In their whitepaper, the team included a section where they predict the future price of the TTC token. Such price predictions in a whitepaper is incredibly scammy, and may attract problems when burned investors decide to sue TTC Protocol. Worth adding is that they put a 'pessimistic' 3-year price prediction of over USD 18, which would indicate a 100 000% price increase from today's level. The 'optimistic' price prediction was of course higher even.
The bounty campaign in March was your typical hype-seeking spam fest where users got paid to tweet, post on Facebook, change signatures etc. It was initiated just a week before the pre-ICO. This leads to low quality discussions what the project actually tries to achieve. It also leads to a disloyal community.
Multiple cryptocurrency funds have invested in TTC Protocol. #Hashed, a Korea-based fund, contributed with funds before the ICO's. So did Block Crafters Capital, a cryptocurrency investment firm. Ledger Capital, yet another Asian investment firm, invested in TTC Protocol as well, and so did Nirvana Capital. Coefficient Ventures, FBG Capital and Global Blockchain Innovative Capital invested as well. BD Ratings is fascinated by these firms swarming to such an obviously weak project that calls a x1000 price multiplier 'pessimistic'. It goes to show the level of professionalism and sophistication for these investment funds.
After the pre-ICO and main ICO events, the TTC team confirmed that around 1.8% of all issued tokens for the main ICO, were unsold. First they though of burning these tokens, meaning existing token holders would see their allocated shares of total supply increase. But with some vague reasoning they concluded that this was not fair. Instead, the team constructed an airdrop scheme with three different snapshots. BD Ratings finds this problematic as it just encouraged token owners to hold on to their tokens in order to not have their wealth diluted by inflation.
Reasons: No mainnet. Scammy marketing tactics. Market adoption focus.
Forking the code of an existing blockchain can have both positive and negative implications for a cryptocurrency rating. On one hand, copying from already battle tested blockchains may increase overall security, but on the other hand, copying is easy and may hide the fact that the project developers may be incompetent with regards to blockchain security. The TTC team has to prove themselves in this regard. Building a social media platform prior to having to handle complicated blockchain security is not enough credentials on its own.
The overall TTC blockchain construction seems complicated. Tokens have been reserved through TreE (TTC Reward Engine) to reward social media users as well as representative nodes. Given the incentives, it is vary hard to map the game theoretic implications of the whole construction. If just one or two reward parameters are wrong, certain entities can obtain power through a growing stack of TTC tokens. The more parameters the chain has, the higher the risk of future chain splits as well when pats of a diverse community suddenly want to tweak one of them, often for own benefit.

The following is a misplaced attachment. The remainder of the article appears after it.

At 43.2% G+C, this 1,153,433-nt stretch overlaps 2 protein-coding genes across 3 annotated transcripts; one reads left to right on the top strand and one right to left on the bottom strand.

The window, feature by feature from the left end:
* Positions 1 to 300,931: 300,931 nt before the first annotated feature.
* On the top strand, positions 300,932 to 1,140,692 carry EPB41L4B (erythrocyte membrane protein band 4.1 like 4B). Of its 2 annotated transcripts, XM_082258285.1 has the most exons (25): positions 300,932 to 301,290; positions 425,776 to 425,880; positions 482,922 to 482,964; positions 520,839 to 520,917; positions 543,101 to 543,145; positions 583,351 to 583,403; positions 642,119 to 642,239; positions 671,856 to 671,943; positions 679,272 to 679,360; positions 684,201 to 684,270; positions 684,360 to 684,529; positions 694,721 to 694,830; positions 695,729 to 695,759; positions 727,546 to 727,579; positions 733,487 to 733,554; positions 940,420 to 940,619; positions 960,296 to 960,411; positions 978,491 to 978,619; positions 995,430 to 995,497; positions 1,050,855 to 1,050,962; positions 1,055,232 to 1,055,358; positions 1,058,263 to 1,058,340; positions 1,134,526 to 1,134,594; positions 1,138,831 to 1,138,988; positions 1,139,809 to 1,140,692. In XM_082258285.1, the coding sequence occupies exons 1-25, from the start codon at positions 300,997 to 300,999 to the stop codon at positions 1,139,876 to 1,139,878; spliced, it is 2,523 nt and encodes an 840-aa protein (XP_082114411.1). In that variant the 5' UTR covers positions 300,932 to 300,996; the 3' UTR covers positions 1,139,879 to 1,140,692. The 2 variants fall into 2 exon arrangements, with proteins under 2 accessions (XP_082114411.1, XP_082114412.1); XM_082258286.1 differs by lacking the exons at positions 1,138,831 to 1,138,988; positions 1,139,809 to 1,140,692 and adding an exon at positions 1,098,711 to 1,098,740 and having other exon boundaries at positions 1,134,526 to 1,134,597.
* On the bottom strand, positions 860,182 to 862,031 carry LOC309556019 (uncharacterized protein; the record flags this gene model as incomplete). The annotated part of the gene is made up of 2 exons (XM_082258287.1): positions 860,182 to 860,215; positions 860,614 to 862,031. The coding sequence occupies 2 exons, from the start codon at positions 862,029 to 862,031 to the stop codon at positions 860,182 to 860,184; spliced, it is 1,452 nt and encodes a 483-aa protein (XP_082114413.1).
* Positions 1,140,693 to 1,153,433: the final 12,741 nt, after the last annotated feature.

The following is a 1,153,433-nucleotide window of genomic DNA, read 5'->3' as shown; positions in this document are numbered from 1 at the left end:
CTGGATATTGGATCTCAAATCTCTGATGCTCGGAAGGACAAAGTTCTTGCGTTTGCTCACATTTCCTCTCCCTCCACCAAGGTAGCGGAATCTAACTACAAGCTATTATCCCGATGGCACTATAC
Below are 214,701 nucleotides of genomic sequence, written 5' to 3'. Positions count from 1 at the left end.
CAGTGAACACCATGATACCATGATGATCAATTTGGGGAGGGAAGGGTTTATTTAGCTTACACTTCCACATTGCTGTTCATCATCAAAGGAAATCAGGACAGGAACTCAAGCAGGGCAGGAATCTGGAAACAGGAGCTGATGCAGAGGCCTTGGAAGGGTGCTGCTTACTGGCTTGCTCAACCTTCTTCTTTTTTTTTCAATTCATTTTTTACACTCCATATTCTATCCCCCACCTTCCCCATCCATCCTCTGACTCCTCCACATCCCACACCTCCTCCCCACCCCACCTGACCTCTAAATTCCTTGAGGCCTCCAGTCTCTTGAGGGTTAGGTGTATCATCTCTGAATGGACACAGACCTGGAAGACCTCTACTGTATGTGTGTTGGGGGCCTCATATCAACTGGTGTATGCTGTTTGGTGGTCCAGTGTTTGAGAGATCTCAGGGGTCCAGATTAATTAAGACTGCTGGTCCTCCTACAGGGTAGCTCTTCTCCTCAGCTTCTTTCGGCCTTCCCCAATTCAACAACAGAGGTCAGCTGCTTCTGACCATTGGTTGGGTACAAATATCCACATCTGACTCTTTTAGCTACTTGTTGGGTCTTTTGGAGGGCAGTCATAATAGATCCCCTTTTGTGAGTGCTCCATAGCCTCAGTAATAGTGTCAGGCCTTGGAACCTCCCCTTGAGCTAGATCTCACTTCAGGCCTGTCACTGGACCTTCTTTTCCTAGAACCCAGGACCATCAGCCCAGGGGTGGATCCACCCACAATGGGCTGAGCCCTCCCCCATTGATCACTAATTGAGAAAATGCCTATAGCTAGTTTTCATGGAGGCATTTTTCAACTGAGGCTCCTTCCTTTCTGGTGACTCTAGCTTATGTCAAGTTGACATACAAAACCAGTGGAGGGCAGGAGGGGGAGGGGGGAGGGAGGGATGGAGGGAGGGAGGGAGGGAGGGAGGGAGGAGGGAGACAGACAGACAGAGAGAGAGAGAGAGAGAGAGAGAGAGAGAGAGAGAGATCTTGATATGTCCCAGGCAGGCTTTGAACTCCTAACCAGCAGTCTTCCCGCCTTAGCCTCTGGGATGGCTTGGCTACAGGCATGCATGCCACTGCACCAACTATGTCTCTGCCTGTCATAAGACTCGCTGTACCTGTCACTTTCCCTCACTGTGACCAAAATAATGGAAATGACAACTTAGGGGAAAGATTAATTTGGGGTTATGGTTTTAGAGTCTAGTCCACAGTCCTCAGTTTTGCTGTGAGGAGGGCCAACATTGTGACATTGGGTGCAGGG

With the Merapi testnet release, a bug bounty was published as well. This is proper use of collected funds.
Reasons: No mainnet. Bug bounties. Code base copied.
TTC Protocol has many centralization problems. The master node operators are called representatives, and the team is at time of writing taking applications for representative slots in preparation for the mainnet. The problem with a permissioned start is that the team of course has power to allocate slots to friendly applicants. One listed requirement is a history of promoting TTC Protocol on social media. In other words, the team demands some shallow display of loyalty instead of going for full permissionlessness.
As representatives ultimately will be elected by token holders, it is also sub-optimal that the TTC team sits on a large number of such voting rights. This obviously increases the risk of a team that in the long run votes in heir own representative nodes. The skewed distribution is apparent here.
Additionally, the TTC Foundation (not to be confused with an actual non-profit foundation) is a company incorporated in Singapore as a company limited by shares. It is a central point of failure should regulators dislike for example the extreme price appreciation forecasts in the whitepaper.
Reasons: Tokens concentrated to developer team and company. Representative nodes need to apply before participating in consensus process.
Considering the bad fundamentals outlined above, today's TTC valuation of around USD 16M is overvalued compared to Bitcoin's valuation as the project as a whole is at large risk. It just has too many attack surfaces to withstand all that can be thrown at it during the upcoming years. Unless the project decentralizes significantly and starts focusing on code instead of a user base, BD Ratings predicts it will fade away and die relatively soon.
Reasons: Bad fundamentals.